‘A place where young people can increase their life chances’ - new principal pledges sustained success
- Credit: Nick Butcher
A newly installed sixth form principal has vowed to carry on where his predecessor left off and unlock the potential of young people for years to come.
David Gartland, who has been the vice principal at Lowestoft Sixth Form College since its opening in 2011, has taken the reins after former principal Yolanda Botham moved on to pastures new.
Over the last seven years, he has helped to establish the state-of-the-art facility as an educational hub for East Suffolk.
In 2017, 80pc of students achieved A* to C grades, whilst the college saw a 100pc pass rate for A* to E grades.
Now a few weeks into his tenure as principal, Mr Gartland saluted the work of Ms Botham and the sixth form's growth as an attractive place to learn.
You may also want to watch:
'Yolanda was hugely enthusiastic and determined to provide opportunities for youngsters,' he said.
'We wanted to make sure young people didn't have to travel to other areas for a good education, and everyone very much bought into what we were trying to do.
- 1 Covid infection rate in Ipswich continues to fall below England average
- 2 Acting headteacher thrilled as school delivers community help
- 3 Projects to restore axed rail routes get £794m boost
- 4 WATCH: Therese Coffey 'walks out' of Piers Morgan interview on GMB
- 5 New outdoor theatre hopes to bring post lockdown performances to the woods
- 6 Tributes to much-loved Laura, 28, after Covid death
- 7 Son's concern as Covid hospital patient, 85, moved seven times in two weeks
- 8 A life in agony: 27-year-old's daily torture battling constant pain
- 9 'No black hole' - MP reveals two new vaccine centres in towns
- 10 Pressure grows for fixed date for schools to re-open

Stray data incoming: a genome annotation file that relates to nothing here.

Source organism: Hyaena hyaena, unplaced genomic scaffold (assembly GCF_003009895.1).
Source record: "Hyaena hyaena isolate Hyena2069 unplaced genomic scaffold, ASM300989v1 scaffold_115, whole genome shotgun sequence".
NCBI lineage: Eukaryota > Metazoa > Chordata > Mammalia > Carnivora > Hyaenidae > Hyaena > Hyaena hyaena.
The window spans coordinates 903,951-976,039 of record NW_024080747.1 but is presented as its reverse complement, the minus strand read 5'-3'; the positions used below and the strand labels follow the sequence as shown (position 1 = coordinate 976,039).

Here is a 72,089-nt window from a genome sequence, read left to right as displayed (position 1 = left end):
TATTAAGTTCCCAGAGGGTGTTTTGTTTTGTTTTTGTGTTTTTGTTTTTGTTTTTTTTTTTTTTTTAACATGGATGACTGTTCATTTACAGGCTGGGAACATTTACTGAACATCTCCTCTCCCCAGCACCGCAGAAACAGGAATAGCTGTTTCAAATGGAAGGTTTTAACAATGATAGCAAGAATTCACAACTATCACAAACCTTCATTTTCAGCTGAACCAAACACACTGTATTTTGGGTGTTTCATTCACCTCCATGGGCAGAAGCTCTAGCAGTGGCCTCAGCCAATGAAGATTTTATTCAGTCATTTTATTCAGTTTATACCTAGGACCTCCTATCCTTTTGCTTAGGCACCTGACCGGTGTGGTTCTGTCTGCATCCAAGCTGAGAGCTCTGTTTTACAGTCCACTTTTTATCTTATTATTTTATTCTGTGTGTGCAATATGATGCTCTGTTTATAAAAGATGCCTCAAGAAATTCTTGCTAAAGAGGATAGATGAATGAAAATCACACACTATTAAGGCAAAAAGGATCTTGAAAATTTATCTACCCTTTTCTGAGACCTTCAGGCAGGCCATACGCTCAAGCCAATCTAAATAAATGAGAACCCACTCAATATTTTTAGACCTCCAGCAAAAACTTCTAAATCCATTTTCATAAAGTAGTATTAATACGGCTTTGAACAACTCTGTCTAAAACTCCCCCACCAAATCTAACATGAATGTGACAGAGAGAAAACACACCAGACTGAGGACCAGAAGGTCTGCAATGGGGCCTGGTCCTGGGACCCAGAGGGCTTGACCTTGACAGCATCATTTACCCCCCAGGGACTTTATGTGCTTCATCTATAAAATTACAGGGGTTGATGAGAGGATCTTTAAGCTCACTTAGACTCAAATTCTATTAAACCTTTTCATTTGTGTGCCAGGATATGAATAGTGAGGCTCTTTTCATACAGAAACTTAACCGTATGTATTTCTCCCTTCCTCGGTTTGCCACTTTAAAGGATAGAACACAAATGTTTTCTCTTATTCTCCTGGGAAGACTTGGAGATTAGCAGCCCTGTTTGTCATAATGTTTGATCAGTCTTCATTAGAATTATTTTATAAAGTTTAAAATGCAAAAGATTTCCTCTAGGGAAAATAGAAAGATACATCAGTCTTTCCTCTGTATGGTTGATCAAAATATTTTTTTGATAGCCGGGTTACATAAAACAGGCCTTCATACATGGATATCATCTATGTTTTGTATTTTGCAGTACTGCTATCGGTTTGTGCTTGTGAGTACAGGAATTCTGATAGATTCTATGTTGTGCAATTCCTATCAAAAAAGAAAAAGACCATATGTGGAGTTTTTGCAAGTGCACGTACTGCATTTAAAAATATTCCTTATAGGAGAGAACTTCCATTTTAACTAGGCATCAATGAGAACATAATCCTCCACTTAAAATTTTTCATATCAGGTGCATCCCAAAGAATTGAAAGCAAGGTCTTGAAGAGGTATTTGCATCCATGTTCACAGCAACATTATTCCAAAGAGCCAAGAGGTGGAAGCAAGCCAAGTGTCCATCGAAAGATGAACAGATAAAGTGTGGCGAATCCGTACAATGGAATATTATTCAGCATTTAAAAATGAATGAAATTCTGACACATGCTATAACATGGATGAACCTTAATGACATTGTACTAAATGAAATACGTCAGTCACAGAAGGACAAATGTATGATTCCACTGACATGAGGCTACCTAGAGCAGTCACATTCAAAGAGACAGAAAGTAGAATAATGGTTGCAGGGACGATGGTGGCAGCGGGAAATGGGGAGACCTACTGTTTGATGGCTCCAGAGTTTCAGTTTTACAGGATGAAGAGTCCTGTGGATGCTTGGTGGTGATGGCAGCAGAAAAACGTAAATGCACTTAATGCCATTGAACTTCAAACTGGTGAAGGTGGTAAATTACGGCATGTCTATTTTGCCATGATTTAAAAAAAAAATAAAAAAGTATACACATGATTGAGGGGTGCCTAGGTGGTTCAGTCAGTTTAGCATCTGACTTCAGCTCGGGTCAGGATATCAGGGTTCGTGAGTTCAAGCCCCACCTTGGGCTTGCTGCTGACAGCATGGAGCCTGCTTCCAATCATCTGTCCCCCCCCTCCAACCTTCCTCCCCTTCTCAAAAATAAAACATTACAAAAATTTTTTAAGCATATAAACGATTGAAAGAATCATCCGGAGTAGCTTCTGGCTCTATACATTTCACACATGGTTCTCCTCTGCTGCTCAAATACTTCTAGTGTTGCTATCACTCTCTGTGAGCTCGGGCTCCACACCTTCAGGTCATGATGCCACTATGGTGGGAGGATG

'Yolanda and I were very much a partnership; the results have been incredible and that was obviously one of our missions.'
Mr Gartland may have moved into a new role, but he is certain that his involvement since day one - combined with meticulous attention to detail - stands the college in good stead.
He said: 'I took an active role in everything when we were getting things up and running. The problem with new organisations is that there's no culture and no history, so you have to establish what you want to achieve.
'We had 400 job applications when we first started, but we had to get the team right otherwise it would be useless to have the resources and shiny new building.'
The latest results certainly suggest a bright future, but there exists an ethos within the college emphasising that numbers are not always the most important thing.
Mr Gartland added: 'Behind every statistic there's a member of staff and a student. Our staff always go that extra mile and to hear what our students are going to go on and do is a great feeling.
'This is a place where young people can increase their life chances. We'll continue to be innovative and ensure students have an enjoyable and inspiring time here.'